The large working distance at low magnification is useful in examining large solid objects such as fracture surfaces, especially using fibre-optic illumination as discussed below. Such samples can also be manipulated easily so as to determine the points of interest.
There are two major types of magnification systems in stereo microscopes. One type is fixed magnification in which primary magnification is achieved by a paired set of objective lenses with a set degree of magnification. The other is zoom or pancratic magnification, which are capable of a continuously variable degree of magnification across a set range. Zoom systems can achieve further magnification through the use of auxiliary objectives that increase total magnification by a set factor. Also, total magnification in both fixed and zoom systems can be varied by changing eyepieces.
Intermediate between fixed magnification and zoom magnification systems is a system attributed to Galileo as the "Galilean optical system" ; here an arrangement of fixed-focus convex lenses is used to provide a fixed magnification, but with the crucial distinction that the same optical components in the same spacing will, if physically inverted, result in a different, though still fixed, magnification. This allows one set of lenses to provide two different magnifications ; two sets of lenses to provide four magnifications on one turret ; three sets of lenses provide six magnifications and will still fit into one turret. Practical experience shows that such Galilean optics systems are as useful as a considerably more expensive zoom system, with the advantage of knowing the magnification in use as a set value without having to read analogue scales. (In remote locations, the robustness of the systems is also a non-trivial advantage.)
Small specimens necessarily require intense illumination, especially at high magnifications, and this is usually provided by a fibre-optic light source. Fiber optics utilize halogen lamps which provide high light output for a given power input. The lamps are small enough to be fitted easily near the microscope, although they often need cooling to ameliorate high temperatures from the bulb. The fibre-optic stalk gives the operator much freedom in choosing appropriate lighting conditions for the sample. The stalk is encased in a sheath that is easy to move and manipulate to any desired position. The stalk is normally unobtrusive when the lit end is near the specimen, so usually does not interfere with the image in the microscope. Examination of fracture surfaces frequently need oblique lighting so as to highlight surface features during fractography, and fibre-optic lights are ideal for this purpose. Several such light stalks can be used for the same specimen, so increasing the illumination yet further.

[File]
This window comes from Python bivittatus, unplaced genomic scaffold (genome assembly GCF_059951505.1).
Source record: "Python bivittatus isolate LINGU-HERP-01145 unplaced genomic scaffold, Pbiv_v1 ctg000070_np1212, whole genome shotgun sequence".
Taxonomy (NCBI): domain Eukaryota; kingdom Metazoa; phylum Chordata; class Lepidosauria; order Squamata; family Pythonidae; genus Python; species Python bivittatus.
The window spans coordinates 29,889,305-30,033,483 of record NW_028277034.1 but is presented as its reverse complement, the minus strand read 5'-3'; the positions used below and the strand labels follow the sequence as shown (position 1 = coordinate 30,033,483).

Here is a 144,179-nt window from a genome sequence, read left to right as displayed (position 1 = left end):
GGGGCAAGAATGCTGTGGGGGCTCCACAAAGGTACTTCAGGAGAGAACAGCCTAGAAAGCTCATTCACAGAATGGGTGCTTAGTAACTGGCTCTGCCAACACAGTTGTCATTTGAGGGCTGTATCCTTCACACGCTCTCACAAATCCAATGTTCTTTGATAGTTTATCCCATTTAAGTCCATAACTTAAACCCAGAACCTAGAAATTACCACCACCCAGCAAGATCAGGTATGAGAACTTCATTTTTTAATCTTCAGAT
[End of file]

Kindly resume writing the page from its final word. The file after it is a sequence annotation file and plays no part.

More recent developments in the lighting for dissecting microscopes include the use of high-power LEDs which are much more energy efficient than halogens and are able to produce a spectrum of colors of light, making them useful for fluorophore analysis of biological samples (impossible with a halogen or mercury vapor light source).
Video cameras are integrated into some stereo microscopes, allowing the magnified images to be displayed on a high resolution monitor. The large display helps to reduce the eye fatigue that would result from using a conventional microscope for extended periods.
In some units, a built-in computer converts the images from two cameras (one per eyepiece) to a 3D anaglyph image for viewing with red/cyan glasses, or to the cross converged process[clarify] for clear glasses and improved color accuracy. The results are viewable by a group wearing the glasses. More typically, a 2D image is displayed from a single camera attached to one of the eyepieces.
- ^ a b "Introduction to Stereomicroscopy" by Paul E. Nothnagle, William Chambers, and Michael W. Davidson, Nikon MicroscopyU.
- ^ a b Simon-Stickley, Anna (2019). "Image and Imagination. The Stereomicroscope on the Cusp of Modern Biology". NTM Journal of the History of Science, Technology and Medicine. 27 (2): 109–144. doi:10.1007/s00048-019-00211-0. PMID 31062033. S2CID 146809758.
- ^ "Illumination for Stereomicroscopy: Reflected (Episcopic) Light" by Paul E. Nothnagle, William Chambers, Thomas J. Fellers, and Michael W. Davidson , Nikon MicroscopyU.
- ^ "Illumination for Stereomicroscopy: Darkfield Illumination" by William Chambers, Thomas J. Fellers, and Michael W. Davidson , Nikon MicroscopyU.